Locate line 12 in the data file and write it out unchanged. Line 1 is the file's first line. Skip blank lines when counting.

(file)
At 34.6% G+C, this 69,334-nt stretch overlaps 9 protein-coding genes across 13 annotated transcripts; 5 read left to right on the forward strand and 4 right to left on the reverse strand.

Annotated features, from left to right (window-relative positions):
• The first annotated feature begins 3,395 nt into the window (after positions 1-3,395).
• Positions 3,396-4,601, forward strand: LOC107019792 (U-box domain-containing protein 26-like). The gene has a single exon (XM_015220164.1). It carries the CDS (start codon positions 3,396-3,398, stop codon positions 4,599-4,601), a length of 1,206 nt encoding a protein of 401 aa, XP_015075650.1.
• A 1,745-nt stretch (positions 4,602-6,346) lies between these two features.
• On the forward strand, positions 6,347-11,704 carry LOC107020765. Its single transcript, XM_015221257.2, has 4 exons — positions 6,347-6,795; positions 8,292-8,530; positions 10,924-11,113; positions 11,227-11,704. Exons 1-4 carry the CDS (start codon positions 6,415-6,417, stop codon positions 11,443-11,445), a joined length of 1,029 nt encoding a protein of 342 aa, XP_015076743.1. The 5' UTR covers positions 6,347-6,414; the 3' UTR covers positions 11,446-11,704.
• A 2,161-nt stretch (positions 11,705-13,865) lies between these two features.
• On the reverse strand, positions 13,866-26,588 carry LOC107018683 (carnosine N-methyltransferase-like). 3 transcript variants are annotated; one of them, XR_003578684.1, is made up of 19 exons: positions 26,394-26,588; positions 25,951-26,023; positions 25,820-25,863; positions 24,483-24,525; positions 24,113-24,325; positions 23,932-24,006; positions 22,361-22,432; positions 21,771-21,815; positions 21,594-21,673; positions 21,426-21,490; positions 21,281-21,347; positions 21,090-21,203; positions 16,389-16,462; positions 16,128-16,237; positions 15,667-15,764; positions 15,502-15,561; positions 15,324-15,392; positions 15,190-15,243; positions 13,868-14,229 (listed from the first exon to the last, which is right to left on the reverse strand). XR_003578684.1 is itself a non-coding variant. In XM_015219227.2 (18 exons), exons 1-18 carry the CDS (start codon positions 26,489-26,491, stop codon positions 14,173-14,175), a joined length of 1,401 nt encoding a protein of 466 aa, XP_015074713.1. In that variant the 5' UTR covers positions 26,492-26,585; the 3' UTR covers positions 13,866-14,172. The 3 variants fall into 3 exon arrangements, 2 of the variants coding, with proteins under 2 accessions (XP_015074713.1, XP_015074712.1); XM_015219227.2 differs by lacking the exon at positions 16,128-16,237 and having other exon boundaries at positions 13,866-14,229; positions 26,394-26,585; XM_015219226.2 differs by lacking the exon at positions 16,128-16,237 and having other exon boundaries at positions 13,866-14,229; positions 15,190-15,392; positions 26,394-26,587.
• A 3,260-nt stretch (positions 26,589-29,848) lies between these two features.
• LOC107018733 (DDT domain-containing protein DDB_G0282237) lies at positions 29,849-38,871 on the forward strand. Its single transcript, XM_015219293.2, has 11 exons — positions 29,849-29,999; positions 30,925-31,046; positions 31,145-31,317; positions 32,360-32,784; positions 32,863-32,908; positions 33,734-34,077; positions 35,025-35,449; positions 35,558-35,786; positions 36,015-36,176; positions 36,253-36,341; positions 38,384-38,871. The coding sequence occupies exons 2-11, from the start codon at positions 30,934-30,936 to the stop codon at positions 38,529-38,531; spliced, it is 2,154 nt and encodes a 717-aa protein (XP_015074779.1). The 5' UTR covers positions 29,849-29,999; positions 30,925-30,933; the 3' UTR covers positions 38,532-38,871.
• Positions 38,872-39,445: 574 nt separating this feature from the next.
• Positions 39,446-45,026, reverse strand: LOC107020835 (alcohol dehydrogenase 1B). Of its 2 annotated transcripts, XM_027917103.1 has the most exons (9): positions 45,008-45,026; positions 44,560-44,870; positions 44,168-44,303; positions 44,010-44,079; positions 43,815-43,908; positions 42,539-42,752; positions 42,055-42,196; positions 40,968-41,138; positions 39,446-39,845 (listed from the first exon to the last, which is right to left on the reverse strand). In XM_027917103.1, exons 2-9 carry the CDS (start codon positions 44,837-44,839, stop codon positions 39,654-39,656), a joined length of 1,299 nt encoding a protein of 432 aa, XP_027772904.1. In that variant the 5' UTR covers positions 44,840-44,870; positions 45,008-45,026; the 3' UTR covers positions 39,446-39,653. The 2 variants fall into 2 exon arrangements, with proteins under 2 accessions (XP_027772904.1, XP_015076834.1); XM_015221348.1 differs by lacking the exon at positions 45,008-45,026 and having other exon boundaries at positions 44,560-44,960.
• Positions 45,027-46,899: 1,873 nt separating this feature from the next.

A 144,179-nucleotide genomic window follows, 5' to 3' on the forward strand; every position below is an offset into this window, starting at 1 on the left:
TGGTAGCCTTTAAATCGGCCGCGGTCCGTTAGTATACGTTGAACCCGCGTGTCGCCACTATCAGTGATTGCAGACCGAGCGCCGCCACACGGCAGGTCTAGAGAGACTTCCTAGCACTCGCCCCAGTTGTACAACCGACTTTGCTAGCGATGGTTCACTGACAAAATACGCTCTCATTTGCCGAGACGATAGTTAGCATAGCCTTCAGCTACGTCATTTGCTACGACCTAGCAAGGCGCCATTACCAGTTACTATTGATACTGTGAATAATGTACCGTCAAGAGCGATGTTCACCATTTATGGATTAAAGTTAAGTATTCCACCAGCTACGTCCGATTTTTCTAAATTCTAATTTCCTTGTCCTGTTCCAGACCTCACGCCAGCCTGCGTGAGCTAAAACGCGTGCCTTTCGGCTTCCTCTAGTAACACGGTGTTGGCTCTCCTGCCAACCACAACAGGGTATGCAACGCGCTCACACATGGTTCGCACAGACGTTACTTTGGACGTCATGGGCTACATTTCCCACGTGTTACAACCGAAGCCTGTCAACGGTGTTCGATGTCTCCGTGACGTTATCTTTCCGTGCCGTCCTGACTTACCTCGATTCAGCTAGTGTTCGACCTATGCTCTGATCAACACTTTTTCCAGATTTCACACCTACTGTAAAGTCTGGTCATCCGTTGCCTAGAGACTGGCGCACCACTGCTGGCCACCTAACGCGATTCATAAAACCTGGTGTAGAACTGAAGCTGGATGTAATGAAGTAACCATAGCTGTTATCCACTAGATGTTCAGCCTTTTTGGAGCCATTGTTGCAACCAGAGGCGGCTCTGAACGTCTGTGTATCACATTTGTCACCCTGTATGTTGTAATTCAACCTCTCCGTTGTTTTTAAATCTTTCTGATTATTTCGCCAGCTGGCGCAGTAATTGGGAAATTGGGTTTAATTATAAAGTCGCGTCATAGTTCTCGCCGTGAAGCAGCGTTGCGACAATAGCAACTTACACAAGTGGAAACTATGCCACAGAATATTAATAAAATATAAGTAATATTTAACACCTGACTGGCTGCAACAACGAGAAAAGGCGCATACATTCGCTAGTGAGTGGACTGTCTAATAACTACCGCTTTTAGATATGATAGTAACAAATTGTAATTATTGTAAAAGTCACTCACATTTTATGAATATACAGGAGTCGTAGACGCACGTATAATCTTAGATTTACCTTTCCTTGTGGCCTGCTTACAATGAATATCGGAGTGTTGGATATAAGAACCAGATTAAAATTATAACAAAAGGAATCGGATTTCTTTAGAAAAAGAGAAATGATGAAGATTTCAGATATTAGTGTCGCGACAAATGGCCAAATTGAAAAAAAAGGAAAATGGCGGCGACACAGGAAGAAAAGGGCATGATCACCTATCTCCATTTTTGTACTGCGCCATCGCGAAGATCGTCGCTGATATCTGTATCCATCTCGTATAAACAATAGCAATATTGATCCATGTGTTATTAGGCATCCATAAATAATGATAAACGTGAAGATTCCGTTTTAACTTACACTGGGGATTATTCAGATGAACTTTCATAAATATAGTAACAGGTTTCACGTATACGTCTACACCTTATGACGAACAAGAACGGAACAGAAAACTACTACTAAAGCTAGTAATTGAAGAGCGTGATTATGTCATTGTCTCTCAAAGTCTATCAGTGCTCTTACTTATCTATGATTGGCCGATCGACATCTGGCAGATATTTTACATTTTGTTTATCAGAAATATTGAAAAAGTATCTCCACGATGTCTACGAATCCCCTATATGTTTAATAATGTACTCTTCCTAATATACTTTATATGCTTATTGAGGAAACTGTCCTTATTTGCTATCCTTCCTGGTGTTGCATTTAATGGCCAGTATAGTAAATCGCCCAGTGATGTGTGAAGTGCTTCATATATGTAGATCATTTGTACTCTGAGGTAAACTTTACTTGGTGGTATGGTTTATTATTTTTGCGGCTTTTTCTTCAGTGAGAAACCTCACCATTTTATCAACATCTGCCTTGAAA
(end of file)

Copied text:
• Positions 39,446-45,026, reverse strand: LOC107020835 (alcohol dehydrogenase 1B). Of its 2 annotated transcripts, XM_027917103.1 has the most exons (9): positions 45,008-45,026; positions 44,560-44,870; positions 44,168-44,303; positions 44,010-44,079; positions 43,815-43,908; positions 42,539-42,752; positions 42,055-42,196; positions 40,968-41,138; positions 39,446-39,845 (listed from the first exon to the last, which is right to left on the reverse strand). In XM_027917103.1, exons 2-9 carry the CDS (start codon positions 44,837-44,839, stop codon positions 39,654-39,656), a joined length of 1,299 nt encoding a protein of 432 aa, XP_027772904.1. In that variant the 5' UTR covers positions 44,840-44,870; positions 45,008-45,026; the 3' UTR covers positions 39,446-39,653. The 2 variants fall into 2 exon arrangements, with proteins under 2 accessions (XP_027772904.1, XP_015076834.1); XM_015221348.1 differs by lacking the exon at positions 45,008-45,026 and having other exon boundaries at positions 44,560-44,960.